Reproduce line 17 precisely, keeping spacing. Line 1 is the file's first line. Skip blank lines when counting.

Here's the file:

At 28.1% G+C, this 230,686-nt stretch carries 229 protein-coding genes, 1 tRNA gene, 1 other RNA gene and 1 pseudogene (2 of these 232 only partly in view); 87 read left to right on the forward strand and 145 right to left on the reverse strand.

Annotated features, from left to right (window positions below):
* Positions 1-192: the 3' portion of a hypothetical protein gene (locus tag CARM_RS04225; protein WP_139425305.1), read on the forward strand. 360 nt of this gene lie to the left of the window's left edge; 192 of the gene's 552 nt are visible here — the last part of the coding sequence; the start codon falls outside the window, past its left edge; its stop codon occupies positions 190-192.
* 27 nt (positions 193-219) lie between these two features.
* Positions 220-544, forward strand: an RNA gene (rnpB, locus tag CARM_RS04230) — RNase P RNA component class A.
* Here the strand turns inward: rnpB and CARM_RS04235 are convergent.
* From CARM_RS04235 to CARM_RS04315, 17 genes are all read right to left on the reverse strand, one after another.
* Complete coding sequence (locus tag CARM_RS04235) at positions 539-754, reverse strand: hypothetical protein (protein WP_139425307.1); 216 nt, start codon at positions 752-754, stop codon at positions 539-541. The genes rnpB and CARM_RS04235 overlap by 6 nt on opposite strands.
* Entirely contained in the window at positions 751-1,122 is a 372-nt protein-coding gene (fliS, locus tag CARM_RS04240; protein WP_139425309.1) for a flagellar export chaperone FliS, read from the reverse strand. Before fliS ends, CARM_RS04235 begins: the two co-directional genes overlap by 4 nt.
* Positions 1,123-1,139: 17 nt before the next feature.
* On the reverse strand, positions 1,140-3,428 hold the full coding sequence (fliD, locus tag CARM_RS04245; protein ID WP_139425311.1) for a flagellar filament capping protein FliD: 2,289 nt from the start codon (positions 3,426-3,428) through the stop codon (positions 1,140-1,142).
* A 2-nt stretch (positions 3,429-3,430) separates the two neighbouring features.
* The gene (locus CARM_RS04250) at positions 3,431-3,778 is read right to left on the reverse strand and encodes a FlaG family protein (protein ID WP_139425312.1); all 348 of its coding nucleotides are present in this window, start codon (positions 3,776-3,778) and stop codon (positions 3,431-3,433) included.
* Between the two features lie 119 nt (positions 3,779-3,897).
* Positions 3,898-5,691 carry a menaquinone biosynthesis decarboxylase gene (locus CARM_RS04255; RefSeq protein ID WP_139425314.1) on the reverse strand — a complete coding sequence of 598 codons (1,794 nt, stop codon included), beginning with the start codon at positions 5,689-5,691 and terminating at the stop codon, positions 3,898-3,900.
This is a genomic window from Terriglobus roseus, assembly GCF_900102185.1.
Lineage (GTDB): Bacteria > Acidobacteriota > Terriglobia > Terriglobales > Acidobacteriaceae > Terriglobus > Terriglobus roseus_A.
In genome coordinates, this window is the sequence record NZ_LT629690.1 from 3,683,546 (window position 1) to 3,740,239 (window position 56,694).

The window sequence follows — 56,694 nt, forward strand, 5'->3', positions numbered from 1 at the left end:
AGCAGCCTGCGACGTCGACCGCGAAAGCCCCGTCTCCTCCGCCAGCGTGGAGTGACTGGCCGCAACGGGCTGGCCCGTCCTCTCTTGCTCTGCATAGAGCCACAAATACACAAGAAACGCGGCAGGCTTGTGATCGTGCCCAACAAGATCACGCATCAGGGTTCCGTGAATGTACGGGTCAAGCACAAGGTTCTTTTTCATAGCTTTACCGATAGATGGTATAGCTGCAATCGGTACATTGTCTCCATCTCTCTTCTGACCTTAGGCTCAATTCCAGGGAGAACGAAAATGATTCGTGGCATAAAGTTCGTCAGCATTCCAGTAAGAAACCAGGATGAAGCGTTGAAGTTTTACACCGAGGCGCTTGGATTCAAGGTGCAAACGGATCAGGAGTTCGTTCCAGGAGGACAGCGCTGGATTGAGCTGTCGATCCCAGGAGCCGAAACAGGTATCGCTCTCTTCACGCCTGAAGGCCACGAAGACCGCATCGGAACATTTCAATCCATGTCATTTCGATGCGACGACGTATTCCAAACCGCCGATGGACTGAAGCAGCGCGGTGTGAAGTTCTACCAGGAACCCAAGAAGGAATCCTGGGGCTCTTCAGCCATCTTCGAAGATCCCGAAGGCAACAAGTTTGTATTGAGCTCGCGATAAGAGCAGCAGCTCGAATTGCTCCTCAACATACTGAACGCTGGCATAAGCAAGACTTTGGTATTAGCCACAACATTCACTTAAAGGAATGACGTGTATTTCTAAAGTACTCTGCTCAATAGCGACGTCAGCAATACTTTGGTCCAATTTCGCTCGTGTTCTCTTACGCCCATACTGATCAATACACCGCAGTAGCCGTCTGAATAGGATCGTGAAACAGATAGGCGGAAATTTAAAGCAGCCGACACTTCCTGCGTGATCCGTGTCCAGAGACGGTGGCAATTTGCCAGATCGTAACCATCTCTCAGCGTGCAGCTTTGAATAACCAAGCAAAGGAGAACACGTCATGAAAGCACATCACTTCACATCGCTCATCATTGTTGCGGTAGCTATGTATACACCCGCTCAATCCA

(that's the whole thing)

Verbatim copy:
Lineage (GTDB): Bacteria > Acidobacteriota > Terriglobia > Terriglobales > Acidobacteriaceae > Terriglobus > Terriglobus roseus_A.